I'm not sure I blame her. Sure, the first reboot was better written, with better character arcs, and a more direct progression of plot and conflict, but there was something about this new one, something just a little bit beyond the edge of consciousness, that really whet the appetite.
Is it the CGI? Perhaps. The additional casting? Surely Benedict played a part. The gimmick of 3D tech? I doubt it. So when does an inferior tale present an exciting thoroughfare that brings new fans into the fold of an existing franchise?
Well, I'm not marketing guru, but I would argue that the nature of the medium of film plays a big part, especially when combined with the instant gratification high sparkle high contrast advertisement nature of modern culture, but I don't think that's enough to explain it all. I think the existing franchise of Star Trek is the biggest factor in why my kids are now so fascinated with every iteration of its canon.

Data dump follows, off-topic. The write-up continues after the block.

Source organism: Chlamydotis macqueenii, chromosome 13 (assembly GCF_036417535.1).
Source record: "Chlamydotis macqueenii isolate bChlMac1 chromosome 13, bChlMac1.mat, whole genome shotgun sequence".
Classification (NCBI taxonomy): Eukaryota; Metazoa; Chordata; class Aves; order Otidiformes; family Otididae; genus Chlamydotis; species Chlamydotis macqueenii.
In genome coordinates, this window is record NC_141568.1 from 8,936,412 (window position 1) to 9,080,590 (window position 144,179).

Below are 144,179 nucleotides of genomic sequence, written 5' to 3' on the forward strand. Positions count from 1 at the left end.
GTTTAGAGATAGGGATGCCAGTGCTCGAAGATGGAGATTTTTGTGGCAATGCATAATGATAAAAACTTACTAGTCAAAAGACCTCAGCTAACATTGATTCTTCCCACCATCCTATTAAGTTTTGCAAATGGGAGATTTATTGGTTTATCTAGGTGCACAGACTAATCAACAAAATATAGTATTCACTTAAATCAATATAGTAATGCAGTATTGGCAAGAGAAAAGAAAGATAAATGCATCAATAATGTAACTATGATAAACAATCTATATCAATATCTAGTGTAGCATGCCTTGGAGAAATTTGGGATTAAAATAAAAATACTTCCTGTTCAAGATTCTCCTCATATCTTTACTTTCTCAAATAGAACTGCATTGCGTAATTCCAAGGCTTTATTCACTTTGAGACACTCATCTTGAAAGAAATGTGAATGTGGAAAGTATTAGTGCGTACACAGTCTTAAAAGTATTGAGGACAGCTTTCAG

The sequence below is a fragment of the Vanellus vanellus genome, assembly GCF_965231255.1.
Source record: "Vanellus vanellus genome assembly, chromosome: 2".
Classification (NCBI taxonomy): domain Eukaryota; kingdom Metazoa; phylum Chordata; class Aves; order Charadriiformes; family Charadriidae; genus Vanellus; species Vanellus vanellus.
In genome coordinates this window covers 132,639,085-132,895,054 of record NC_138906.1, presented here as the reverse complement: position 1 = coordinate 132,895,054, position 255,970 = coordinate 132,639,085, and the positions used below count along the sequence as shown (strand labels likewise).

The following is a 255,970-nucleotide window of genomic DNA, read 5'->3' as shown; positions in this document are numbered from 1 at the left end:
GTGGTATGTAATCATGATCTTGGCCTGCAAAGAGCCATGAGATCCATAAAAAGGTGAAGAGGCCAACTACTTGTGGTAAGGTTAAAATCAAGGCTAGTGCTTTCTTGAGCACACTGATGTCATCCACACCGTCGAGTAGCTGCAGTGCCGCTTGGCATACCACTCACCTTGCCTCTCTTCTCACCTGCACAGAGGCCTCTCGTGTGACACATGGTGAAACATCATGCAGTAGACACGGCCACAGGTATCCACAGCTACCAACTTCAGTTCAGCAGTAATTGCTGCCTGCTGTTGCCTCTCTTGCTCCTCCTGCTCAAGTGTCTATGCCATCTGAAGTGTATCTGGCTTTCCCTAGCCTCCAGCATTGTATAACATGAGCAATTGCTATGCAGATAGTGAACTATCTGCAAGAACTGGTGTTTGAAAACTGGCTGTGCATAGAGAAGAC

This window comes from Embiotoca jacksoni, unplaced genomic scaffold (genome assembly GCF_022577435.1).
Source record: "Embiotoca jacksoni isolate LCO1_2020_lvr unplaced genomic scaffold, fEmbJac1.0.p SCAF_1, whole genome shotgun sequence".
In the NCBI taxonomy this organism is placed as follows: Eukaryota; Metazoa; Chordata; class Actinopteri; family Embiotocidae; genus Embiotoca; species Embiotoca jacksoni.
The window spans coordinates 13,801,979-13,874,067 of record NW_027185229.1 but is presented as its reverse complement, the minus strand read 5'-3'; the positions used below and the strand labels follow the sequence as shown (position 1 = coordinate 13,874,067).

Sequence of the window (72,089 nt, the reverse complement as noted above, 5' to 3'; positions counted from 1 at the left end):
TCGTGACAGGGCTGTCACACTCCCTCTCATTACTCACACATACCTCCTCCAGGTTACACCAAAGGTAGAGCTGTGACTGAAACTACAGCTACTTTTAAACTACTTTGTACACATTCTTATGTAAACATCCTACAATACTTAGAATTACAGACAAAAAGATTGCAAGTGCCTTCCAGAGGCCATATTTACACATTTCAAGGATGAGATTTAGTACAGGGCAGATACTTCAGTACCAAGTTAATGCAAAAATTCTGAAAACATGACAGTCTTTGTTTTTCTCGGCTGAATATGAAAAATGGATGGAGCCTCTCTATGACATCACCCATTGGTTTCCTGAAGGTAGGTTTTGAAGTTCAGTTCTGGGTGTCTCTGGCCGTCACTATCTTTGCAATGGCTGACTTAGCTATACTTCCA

Similar arguments can be made for The Lord of the Rings, and even Star Wars. Heck, even the Harry Potter movies surely brought more readers to the books. But is it only movies that do this? I'm curious.
BBC's Sherlock inspired my teenager to obtain and read the entire works of Sir Arthur Conan Doyle.
ABC's Once Upon a Time has my younger daughter curious about reading fairy tales.
But those are both TV shows. What about books? I can't personally think of a book series that was rebooted years later, whether by the original author or not, but surely there is one out there? Readers? Can you think of any?
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